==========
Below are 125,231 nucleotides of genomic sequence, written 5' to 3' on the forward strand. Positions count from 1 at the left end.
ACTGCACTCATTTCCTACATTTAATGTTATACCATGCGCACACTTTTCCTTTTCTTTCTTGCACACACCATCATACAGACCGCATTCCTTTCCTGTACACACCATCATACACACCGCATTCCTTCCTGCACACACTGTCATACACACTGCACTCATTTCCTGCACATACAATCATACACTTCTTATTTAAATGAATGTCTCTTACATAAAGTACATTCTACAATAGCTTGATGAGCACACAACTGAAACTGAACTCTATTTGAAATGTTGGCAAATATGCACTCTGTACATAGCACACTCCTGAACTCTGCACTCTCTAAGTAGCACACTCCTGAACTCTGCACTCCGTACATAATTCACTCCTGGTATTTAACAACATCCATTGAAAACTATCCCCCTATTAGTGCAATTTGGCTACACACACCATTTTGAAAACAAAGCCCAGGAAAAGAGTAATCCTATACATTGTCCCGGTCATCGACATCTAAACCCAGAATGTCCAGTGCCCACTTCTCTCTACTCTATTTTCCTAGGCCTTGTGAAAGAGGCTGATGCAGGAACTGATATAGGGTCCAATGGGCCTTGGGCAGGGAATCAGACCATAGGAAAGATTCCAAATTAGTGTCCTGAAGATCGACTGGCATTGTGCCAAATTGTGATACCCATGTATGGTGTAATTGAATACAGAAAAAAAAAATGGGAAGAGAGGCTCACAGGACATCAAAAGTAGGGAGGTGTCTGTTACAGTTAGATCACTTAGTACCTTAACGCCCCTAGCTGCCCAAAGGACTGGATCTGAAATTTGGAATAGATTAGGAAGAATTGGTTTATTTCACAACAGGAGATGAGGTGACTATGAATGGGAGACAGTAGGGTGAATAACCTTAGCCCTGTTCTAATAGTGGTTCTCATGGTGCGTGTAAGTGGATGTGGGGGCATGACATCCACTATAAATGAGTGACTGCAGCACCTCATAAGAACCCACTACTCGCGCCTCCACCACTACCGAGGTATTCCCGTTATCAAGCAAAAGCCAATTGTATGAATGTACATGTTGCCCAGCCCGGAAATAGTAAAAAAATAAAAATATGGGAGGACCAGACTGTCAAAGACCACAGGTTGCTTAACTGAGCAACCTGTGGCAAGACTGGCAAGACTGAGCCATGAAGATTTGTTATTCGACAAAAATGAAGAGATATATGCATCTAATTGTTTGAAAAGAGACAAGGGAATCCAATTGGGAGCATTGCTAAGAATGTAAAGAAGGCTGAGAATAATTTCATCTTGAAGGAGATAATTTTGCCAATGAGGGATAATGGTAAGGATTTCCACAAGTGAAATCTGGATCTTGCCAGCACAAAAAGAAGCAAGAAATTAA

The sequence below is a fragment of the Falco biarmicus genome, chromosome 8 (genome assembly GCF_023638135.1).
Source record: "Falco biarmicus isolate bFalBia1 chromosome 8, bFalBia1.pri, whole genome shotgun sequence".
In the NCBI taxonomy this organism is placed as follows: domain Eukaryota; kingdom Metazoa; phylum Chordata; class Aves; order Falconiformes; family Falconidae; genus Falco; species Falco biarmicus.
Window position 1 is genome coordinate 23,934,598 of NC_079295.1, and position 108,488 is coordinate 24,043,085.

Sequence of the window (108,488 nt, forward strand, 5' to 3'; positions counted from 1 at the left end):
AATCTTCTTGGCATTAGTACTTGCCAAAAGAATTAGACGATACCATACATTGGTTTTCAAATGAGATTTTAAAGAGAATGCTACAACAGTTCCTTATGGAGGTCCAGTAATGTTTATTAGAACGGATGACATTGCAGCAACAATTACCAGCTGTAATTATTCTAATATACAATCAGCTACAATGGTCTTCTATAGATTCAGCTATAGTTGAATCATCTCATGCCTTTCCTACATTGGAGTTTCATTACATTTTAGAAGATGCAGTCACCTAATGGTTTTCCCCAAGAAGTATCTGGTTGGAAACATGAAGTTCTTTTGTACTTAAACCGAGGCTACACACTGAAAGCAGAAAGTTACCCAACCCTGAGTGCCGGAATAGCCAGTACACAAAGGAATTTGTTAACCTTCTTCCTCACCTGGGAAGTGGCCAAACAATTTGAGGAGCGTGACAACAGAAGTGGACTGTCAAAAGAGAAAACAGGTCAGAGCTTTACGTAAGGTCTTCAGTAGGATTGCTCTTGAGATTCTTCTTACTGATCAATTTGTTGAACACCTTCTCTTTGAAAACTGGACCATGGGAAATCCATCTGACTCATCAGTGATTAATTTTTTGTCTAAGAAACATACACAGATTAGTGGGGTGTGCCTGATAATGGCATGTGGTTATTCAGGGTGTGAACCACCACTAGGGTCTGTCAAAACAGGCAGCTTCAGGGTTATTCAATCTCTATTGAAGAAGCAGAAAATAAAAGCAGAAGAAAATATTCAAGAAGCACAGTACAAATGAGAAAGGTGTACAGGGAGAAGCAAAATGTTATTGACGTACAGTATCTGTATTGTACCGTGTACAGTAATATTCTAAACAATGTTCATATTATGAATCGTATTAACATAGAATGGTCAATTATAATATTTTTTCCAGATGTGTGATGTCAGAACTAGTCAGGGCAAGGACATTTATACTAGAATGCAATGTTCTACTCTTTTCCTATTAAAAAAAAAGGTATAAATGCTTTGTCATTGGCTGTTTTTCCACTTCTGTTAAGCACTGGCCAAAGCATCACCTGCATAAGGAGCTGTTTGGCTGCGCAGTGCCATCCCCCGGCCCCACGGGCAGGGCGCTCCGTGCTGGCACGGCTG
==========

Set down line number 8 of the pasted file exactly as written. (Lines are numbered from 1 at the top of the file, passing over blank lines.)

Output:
AATCTTCTTGGCATTAGTACTTGCCAAAAGAATTAGACGATACCATACATTGGTTTTCAAATGAGATTTTAAAGAGAATGCTACAACAGTTCCTTATGGAGGTCCAGTAATGTTTATTAGAACGGATGACATTGCAGCAACAATTACCAGCTGTAATTATTCTAATATACAATCAGCTACAATGGTCTTCTATAGATTCAGCTATAGTTGAATCATCTCATGCCTTTCCTACATTGGAGTTTCATTACATTTTAGAAGATGCAGTCACCTAATGGTTTTCCCCAAGAAGTATCTGGTTGGAAACATGAAGTTCTTTTGTACTTAAACCGAGGCTACACACTGAAAGCAGAAAGTTACCCAACCCTGAGTGCCGGAATAGCCAGTACACAAAGGAATTTGTTAACCTTCTTCCTCACCTGGGAAGTGGCCAAACAATTTGAGGAGCGTGACAACAGAAGTGGACTGTCAAAAGAGAAAACAGGTCAGAGCTTTACGTAAGGTCTTCAGTAGGATTGCTCTTGAGATTCTTCTTACTGATCAATTTGTTGAACACCTTCTCTTTGAAAACTGGACCATGGGAAATCCATCTGACTCATCAGTGATTAATTTTTTGTCTAAGAAACATACACAGATTAGTGGGGTGTGCCTGATAATGGCATGTGGTTATTCAGGGTGTGAACCACCACTAGGGTCTGTCAAAACAGGCAGCTTCAGGGTTATTCAATCTCTATTGAAGAAGCAGAAAATAAAAGCAGAAGAAAATATTCAAGAAGCACAGTACAAATGAGAAAGGTGTACAGGGAGAAGCAAAATGTTATTGACGTACAGTATCTGTATTGTACCGTGTACAGTAATATTCTAAACAATGTTCATATTATGAATCGTATTAACATAGAATGGTCAATTATAATATTTTTTCCAGATGTGTGATGTCAGAACTAGTCAGGGCAAGGACATTTATACTAGAATGCAATGTTCTACTCTTTTCCTATTAAAAAAAAAGGTATAAATGCTTTGTCATTGGCTGTTTTTCCACTTCTGTTAAGCACTGGCCAAAGCATCACCTGCATAAGGAGCTGTTTGGCTGCGCAGTGCCATCCCCCGGCCCCACGGGCAGGGCGCTCCGTGCTGGCACGGCTG